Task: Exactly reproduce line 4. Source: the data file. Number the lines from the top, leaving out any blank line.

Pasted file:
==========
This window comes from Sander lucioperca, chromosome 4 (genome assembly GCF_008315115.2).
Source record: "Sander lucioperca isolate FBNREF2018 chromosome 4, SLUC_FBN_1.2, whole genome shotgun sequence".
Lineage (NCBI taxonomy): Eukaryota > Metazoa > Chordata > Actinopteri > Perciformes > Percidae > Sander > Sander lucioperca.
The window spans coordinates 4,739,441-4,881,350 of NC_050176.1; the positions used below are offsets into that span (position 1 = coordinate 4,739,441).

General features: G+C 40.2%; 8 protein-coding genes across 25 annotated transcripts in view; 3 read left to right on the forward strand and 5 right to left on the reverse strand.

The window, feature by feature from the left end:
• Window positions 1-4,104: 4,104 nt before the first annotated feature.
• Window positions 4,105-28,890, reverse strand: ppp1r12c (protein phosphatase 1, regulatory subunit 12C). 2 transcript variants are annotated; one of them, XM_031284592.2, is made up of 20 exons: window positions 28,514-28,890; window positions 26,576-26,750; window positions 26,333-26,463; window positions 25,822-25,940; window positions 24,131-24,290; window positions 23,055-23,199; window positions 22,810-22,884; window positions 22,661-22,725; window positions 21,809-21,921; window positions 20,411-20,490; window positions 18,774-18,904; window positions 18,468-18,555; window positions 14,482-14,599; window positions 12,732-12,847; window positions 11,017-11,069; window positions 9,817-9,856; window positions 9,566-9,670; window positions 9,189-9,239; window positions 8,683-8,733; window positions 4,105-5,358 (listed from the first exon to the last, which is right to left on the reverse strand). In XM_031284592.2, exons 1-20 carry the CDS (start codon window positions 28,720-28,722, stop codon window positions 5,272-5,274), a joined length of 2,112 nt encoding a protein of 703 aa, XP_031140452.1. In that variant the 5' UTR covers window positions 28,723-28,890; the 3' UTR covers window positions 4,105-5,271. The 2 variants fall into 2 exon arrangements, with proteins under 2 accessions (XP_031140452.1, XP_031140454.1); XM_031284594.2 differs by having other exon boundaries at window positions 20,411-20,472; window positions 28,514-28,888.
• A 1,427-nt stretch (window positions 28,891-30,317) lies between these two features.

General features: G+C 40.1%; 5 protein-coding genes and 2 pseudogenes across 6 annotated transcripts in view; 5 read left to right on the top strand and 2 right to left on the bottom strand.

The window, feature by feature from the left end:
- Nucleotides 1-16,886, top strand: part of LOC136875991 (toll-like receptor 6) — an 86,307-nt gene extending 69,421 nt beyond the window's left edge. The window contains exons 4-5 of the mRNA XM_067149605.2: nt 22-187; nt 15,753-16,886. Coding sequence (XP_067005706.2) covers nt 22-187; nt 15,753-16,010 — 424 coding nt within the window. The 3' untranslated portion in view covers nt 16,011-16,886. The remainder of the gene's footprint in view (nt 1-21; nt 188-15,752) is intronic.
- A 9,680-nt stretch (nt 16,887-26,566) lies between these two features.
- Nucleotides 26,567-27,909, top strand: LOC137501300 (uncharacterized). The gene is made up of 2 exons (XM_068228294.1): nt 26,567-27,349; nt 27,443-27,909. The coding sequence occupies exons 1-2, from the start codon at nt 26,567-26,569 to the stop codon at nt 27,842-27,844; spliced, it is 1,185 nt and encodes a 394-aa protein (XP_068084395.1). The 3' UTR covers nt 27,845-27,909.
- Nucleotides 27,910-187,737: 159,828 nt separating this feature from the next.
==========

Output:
The window spans coordinates 4,739,441-4,881,350 of NC_050176.1; the positions used below are offsets into that span (position 1 = coordinate 4,739,441).